Though not sure why he agreed to a five-year stint as DOM at first, he said when the levees began to breach on that August day, his heart knew the answer. Esther 4:14 came to mind: “And who knoweth whether thou are come to the Kingdom for such a time as this?”
“After Katrina, they needed a pastor,” McKeever said of the 100 or so pastors he serves in the association. “(They needed) somebody who knew them and loved them, and I knew them and loved them.”
Since then, he has coordinated relief efforts and worked to build an emotional and spiritual foundation upon which the association’s scattered pastors could rebuild their churches.
In the storm’s immediate aftermath, the blog he has maintained at www.joemckeever.com since 2003 became an invaluable one-stop news source for en route volunteers and displaced congregations. That blog also has helped untold followers along their own faith journeys.
James “Bo” Brown, pastor of Community Baptist Church in Maylene, Ala., said a friend sent him a devotional written by McKeever “many years ago … and here would begin a relationship, one-sided for a while, that would shape this young minister’s life.”
“I would read every word, gaining affirmation or conviction, finding in each piece biblical truths that I desperately desired,” Brown said. “I found no puffed theology but rather words that were real, speaking of life and experiences common to us all.
“The words impacted me and still do,” he said. “I am honored to now be able to call Joe not only my mentor but my friend as well.”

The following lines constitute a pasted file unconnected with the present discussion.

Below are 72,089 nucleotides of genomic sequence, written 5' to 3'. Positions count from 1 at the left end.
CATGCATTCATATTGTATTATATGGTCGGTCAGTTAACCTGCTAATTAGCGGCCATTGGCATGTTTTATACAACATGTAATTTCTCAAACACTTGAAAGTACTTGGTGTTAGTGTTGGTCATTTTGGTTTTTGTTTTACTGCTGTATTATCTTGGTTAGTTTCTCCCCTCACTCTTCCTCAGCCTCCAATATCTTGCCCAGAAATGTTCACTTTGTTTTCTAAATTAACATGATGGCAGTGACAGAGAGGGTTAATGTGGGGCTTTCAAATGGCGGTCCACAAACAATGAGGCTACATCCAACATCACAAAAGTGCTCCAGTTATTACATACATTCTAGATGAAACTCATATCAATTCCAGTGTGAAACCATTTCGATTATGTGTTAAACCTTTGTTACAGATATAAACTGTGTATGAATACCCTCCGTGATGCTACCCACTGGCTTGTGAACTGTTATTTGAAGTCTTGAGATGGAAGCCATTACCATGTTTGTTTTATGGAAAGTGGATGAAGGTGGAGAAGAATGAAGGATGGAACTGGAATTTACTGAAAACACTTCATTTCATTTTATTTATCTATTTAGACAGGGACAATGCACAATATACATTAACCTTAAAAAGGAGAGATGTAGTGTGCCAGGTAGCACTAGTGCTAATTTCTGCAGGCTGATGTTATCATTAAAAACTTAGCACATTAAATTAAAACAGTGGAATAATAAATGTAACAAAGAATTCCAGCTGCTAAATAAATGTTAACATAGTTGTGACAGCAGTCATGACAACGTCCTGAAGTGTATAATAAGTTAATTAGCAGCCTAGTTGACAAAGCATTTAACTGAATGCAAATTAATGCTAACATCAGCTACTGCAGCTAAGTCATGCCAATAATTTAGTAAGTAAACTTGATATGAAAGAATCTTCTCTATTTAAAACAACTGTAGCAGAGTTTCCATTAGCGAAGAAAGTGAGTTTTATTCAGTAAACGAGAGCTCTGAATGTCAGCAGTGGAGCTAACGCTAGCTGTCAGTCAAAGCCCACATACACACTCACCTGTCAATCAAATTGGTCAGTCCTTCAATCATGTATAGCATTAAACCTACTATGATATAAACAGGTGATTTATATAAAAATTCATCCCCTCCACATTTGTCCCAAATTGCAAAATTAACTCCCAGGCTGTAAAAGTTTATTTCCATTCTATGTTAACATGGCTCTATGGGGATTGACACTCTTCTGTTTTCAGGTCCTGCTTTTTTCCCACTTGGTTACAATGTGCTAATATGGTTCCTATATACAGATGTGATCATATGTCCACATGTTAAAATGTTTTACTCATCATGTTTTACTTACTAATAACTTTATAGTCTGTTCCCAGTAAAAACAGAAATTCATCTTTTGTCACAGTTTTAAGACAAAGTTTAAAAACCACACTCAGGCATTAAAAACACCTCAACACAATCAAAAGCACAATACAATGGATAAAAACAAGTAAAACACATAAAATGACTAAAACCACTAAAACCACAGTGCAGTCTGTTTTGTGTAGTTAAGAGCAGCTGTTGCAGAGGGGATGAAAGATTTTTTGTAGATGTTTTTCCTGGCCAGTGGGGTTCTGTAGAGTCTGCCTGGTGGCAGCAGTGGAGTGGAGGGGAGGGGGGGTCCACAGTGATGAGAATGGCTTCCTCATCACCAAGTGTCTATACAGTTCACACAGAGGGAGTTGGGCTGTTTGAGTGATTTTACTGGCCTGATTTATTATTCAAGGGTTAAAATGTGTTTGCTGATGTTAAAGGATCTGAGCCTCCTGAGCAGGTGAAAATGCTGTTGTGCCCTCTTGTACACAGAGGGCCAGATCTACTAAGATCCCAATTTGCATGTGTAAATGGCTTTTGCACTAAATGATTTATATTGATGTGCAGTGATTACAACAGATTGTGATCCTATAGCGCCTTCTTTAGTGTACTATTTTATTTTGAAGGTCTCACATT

Another friend of McKeever is Rick Lance, executive director of the Alabama Baptist State Board of Missions, who considers McKeever “a renaissance leader among Southern Baptists.”
“Since I first became acquainted with him more than three decades ago, I have been impressed with his artistic abilities, his winsome spirit and his gifts in pastoral ministry and as a communicator of the gospel,” Lance said. “Joe is the personification of Romans 12:1–2. He has devoted his total self to serving the Lord, with every talent and gift God has provided him.”
Lance described McKeever as “a contemporary Barnabas for those of us who serve alongside him as ministers and church leaders.”
“He is more than a fellow laborer; Joe is a friend who stands with you in a time of need,” Lance said.
Mickey Caison, who leads the adult volunteer mobilization department at NAMB and has spent many weeks in the New Orleans area post-Katrina, also spoke highly of McKeever.
“Joe is a person with a very compassionate heart. He provided very strong leadership in the aftermath and recovery from Hurricane Katrina,” Caison said. “He began immediately to gather the pastors and minister to them. His working with the pastors helped sustain and develop relationships within the association and with partners all over the nation.”
In true McKeever fashion, he explains his “calling” to sketch:
“When I was 5 years old, Mom gave me and my little sister Carolyn pencil and paper and put us at the kitchen table and told us to draw,” McKeever said. “I discovered I loved to draw. The next year in the first grade, the rest of the class would gather around and watch me draw. To this day, I can outdraw any group of first-graders you’ve ever met.”